The term "pelvic floor" was not part of polite conversation a generation ago, when women with pelvic floor disorders, or PFDs, often suffered in silence.
Fortunately for the millions of women who know this acronym all too well, times have changed.
"It's no longer taboo," said Dr. Sandra Culbertson, urogynecologist with the University of Chicago's Center for Pelvic Health. "Women are talking about it and getting help earlier. Younger women, especially, are not accepting the idea that the symptoms have to be a natural part of aging, and they don't."
Culbertson is a spokeswoman for the Pelvic Floor Disorder Alliance, which formed in 2011 to educate patients and primary-care physicians about treatment of PFDs. An offshoot of the American Urogynecologic Society, the alliance includes physicians, researchers and medical-product manufacturers.
The Tribune asked Culbertson about this enigmatic part of female anatomy.
Q: What is the pelvic floor?
A: A woman's pelvic floor is a muscular shelf that supports the organs that affect reproduction, urination and defecation.
Pelvic floor disorders include urinary or bowel control problems, prolapse of a pelvic organ (bladder, urethra, cervix or rectum) and chronic pain.
Q: How many women suffer from PFDs?
A: None of the major medical organizations keeps track, but we estimate one-third of women will have a PFD at some point in their lives.
You're more likely to suffer from a PFD when you're older, and our population is aging, so the numbers are up. A Duke University study said the number of women with at least one PFD will increase from 28.1 million in 2010 to 43.8 million in 2050.
But it's not just older women. Ten to 15 percent of pre-menopausal women will have some form of urinary incontinence, one of the more common PFDs.
Q: Now women are mad as hell and not going to take it anymore?
A: More women are, but I still hear some say, "I leak when I cough, but doesn't everyone?" A poll conducted by the Alliance said 40 percent of women plan to manage their symptoms with over-the-counter products until they're too uncomfortable.
Through our Break Free from PFDs campaign, we're educating women about solutions and empowering them to speak up. The symptoms are embarrassing, but you have to talk to your doctor about them to get help.
Q: How do you treat the urinary problems, which the Duke study said are the most common?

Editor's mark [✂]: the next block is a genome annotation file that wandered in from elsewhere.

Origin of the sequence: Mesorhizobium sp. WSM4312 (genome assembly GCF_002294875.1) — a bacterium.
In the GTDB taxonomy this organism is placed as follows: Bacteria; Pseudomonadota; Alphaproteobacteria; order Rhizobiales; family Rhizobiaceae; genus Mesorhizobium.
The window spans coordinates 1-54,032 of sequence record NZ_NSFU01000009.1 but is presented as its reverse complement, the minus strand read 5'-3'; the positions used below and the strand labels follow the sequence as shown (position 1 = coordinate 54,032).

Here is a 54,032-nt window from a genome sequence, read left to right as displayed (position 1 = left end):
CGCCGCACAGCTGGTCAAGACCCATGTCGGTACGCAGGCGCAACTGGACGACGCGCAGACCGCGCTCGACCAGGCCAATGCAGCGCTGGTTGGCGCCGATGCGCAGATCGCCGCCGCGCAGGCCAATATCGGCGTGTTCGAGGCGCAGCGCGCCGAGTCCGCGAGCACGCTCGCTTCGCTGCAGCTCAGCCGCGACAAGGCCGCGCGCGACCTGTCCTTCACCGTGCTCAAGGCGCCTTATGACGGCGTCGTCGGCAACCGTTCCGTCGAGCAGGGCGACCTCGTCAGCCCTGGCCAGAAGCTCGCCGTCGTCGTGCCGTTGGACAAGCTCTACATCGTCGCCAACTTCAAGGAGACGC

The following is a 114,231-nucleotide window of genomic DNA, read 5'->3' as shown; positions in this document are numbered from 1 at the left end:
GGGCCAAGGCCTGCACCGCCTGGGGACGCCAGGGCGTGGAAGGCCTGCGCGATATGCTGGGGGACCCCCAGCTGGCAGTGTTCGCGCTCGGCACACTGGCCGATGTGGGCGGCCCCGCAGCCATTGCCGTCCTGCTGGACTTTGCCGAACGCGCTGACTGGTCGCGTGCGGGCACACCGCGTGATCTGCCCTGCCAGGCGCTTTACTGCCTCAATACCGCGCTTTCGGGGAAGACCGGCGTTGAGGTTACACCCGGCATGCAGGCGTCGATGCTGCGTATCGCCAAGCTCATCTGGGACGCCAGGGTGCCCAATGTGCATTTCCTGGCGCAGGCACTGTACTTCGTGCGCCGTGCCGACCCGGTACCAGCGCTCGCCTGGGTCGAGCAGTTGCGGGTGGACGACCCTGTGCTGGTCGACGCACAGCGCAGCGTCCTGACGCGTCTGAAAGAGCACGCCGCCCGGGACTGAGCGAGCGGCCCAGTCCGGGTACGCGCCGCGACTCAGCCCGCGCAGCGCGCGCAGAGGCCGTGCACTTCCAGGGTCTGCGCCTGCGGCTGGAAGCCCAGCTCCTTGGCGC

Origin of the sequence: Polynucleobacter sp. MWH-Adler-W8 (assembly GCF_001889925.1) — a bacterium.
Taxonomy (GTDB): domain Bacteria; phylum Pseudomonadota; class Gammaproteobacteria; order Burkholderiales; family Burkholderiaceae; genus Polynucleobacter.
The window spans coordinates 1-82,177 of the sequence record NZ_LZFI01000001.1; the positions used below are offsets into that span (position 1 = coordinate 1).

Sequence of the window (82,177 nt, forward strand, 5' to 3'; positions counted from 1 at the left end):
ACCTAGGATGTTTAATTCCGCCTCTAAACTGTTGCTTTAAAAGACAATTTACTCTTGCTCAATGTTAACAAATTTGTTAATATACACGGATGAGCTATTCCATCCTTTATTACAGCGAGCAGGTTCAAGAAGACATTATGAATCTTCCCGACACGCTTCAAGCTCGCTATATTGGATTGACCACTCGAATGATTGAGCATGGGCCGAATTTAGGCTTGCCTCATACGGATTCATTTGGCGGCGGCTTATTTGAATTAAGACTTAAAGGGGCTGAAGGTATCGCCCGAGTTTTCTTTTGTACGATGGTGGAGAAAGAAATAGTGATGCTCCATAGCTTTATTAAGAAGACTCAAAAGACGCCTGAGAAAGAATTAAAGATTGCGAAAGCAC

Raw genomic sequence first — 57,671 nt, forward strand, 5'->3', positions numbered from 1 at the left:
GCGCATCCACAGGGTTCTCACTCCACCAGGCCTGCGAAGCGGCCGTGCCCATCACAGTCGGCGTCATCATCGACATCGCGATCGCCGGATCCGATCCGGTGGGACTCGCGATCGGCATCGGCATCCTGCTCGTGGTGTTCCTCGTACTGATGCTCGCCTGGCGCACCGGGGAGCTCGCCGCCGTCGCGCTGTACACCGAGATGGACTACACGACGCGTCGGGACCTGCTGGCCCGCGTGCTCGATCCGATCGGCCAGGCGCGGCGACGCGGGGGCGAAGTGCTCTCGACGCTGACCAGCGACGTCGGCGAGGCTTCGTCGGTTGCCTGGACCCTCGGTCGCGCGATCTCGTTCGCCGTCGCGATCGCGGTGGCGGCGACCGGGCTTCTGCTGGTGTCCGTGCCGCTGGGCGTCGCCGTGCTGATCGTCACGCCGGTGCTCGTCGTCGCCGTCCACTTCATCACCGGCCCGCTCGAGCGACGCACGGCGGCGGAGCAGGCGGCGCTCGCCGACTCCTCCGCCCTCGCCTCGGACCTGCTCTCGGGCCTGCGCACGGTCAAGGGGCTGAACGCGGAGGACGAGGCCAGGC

A: Urinary problems include urge incontinence (you can't make it to the bathroom or feel like you have to go all the time) and stress incontinence (you leak when you cough, sneeze, laugh or exercise).
The first-line treatment for both types is pelvic-floor strengthening exercises. If that doesn't work, urge incontinence can be treated with medications or Botox injections. For stress incontinence, the next step may be surgery.
What used to be a 11/2 surgery, though, is now outpatient and minimally invasive.
Q: What is new with the treatment of the bowel problems?
A: This one is tough. It may be caused by damage to the anal sphincter muscles during childbirth. But you may not have problems until you're older.
Physical therapy may strengthen the muscles. If not, we can implant a sacral nerve stimulator. It works like a cardiac pacemaker, using electrical impulses.
Q: How has treatment of prolapsed organs changed?
A: If pelvic floor strengthening exercises don't work, some patients can use pessaries, which are diaphragm-like devices that help support the organs.
Many women need prolapse surgery, but it has also become much less invasive. It's laparoscopic, so you just have a small incision.
Q: What if the patient's symptom is chronic pelvic pain?
A: Pain is complicated because we have to determine what's causing it. That's the hard part. It can be from many sources like the bladder or bowel or involve other gynecological issues such as endometriosis.
We can use a combination of medications and physical therapy. If the pain originates from the pelvic floor muscles, we can relieve the pain by injecting Botox into the muscle.
Q: What makes a woman predisposed to having a PFD?
A: It can be genetic. In some families, organ prolapse, especially, is more likely to occur. I tell my patients to tell their daughters.
Having vaginal births makes you more likely to have a PFD than women who had C-sections or did not give birth, but you may not have symptoms until you're older. Like all muscles, the pelvic floor muscles weaken with age.
Chronic constipation can contribute to PFDs, too, because you are straining the pelvic floor. Constipation is a side effect for many common medications.
Also, lifestyle risk factors include obesity and smoking. Your occupation makes a difference too. Women who have jobs that require a lot of lifting, like nurses and factory workers, are more likely to have PFDs because they're putting strain on the pelvic floor.
Q: What about men?
A: Men do get PFDs but at a much lesser rate. For treatment, they should see a urologist.
Q: Who treats PFDs for women?
A: Primarily, you see us — the urogynecologists. Also, some urologists just treat women and have done the same fellowships as we have.
For the first time in 2013, urogynecologists will be board-certified. We hope this will attract more doctors to the field. It's not glamorous, but it's challenging. Every pelvis is different, so you have to think on your feet. That's what I like about it.
You may be referred to a physical therapist who specializes in treating women with PFDs.
But your internist or primary-care physician is the one who should get the ball rolling. Part of the alliance's outreach is to educate them, to make sure they recognize PFDs. It's all about creating awareness.Copyright © 2014, The Baltimore Sun